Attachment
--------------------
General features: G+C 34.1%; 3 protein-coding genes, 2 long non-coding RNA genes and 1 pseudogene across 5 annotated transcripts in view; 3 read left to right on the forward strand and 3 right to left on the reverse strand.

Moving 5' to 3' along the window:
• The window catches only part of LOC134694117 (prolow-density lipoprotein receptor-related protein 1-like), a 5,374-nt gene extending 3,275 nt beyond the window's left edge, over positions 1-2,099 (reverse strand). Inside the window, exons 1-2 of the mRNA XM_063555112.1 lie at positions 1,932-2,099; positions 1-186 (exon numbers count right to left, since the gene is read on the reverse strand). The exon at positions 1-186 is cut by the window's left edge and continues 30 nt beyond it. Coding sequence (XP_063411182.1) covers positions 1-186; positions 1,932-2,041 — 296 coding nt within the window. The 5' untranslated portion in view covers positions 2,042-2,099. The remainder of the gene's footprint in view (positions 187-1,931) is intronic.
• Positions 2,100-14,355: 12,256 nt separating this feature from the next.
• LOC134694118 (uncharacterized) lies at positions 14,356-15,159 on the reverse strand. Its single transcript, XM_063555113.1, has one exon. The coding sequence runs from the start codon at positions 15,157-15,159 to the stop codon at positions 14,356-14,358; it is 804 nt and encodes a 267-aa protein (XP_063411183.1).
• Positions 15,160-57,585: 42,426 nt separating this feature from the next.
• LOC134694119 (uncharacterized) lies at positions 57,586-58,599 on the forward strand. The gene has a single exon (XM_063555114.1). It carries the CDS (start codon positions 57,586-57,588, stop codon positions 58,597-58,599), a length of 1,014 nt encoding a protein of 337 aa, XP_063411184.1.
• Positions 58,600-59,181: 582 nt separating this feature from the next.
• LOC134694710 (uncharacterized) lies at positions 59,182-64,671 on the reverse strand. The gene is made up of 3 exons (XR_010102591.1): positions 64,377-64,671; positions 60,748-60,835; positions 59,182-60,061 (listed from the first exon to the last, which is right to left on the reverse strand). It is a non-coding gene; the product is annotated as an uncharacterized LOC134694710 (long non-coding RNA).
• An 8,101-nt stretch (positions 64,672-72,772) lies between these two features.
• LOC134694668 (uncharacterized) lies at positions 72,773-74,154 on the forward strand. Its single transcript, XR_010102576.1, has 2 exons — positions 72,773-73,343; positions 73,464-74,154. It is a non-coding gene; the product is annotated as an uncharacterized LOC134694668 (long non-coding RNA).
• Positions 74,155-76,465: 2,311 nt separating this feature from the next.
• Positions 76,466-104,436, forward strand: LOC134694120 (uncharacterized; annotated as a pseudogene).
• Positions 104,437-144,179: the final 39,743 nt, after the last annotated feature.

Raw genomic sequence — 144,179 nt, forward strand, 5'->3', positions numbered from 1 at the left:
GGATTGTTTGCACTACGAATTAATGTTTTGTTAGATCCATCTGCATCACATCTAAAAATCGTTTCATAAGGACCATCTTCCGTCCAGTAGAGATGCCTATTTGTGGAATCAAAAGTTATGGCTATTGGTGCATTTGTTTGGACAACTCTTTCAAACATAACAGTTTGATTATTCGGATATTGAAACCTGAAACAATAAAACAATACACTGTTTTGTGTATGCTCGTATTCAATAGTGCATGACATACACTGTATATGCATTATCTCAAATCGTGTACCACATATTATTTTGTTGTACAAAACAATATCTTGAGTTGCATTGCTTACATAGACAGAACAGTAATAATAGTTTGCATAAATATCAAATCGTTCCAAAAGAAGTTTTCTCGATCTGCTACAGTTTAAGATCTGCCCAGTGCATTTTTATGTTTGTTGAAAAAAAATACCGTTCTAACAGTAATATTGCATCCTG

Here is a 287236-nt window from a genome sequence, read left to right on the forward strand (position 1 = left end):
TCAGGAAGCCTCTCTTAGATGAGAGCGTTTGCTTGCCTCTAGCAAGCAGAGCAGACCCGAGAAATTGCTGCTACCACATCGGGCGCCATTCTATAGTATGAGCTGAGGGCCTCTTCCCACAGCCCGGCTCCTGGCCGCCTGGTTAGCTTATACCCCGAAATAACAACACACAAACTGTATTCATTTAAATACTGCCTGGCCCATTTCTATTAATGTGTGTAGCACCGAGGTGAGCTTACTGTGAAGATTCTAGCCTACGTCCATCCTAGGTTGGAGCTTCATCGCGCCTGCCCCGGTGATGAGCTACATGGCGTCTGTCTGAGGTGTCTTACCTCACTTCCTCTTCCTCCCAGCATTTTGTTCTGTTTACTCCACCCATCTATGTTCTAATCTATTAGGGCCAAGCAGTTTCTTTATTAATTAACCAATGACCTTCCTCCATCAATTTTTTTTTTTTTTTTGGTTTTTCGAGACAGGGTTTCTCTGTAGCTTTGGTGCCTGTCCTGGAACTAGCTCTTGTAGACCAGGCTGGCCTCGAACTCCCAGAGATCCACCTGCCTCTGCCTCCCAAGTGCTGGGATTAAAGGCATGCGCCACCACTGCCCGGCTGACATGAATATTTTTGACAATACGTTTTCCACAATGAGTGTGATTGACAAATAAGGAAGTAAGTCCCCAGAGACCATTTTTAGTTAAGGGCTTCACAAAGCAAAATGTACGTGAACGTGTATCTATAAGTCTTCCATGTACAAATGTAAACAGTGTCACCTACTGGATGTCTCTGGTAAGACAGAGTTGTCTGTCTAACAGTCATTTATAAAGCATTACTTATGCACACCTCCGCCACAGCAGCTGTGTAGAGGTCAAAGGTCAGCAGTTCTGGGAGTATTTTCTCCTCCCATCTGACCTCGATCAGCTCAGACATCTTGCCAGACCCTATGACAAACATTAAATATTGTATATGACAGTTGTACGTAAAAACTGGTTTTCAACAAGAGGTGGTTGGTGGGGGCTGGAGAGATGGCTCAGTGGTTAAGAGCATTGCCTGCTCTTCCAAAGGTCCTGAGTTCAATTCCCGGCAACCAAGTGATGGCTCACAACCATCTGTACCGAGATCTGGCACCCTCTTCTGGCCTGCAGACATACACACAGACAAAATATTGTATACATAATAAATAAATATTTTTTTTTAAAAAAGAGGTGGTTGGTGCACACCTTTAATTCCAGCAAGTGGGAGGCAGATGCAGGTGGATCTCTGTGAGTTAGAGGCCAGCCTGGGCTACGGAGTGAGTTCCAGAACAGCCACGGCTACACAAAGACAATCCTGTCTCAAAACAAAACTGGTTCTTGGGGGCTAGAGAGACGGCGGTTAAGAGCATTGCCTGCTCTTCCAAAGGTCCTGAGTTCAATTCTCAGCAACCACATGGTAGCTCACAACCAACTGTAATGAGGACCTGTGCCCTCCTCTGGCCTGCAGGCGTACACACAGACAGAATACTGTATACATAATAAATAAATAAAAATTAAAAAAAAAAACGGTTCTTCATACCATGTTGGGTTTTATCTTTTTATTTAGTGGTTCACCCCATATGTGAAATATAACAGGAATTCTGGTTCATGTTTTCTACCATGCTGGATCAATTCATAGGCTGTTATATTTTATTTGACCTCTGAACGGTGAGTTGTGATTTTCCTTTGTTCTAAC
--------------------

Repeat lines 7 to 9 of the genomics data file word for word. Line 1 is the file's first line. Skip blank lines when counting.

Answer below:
• LOC134694119 (uncharacterized) lies at positions 57,586-58,599 on the forward strand. The gene has a single exon (XM_063555114.1). It carries the CDS (start codon positions 57,586-57,588, stop codon positions 58,597-58,599), a length of 1,014 nt encoding a protein of 337 aa, XP_063411184.1.
• Positions 58,600-59,181: 582 nt separating this feature from the next.
• LOC134694710 (uncharacterized) lies at positions 59,182-64,671 on the reverse strand. The gene is made up of 3 exons (XR_010102591.1): positions 64,377-64,671; positions 60,748-60,835; positions 59,182-60,061 (listed from the first exon to the last, which is right to left on the reverse strand). It is a non-coding gene; the product is annotated as an uncharacterized LOC134694710 (long non-coding RNA).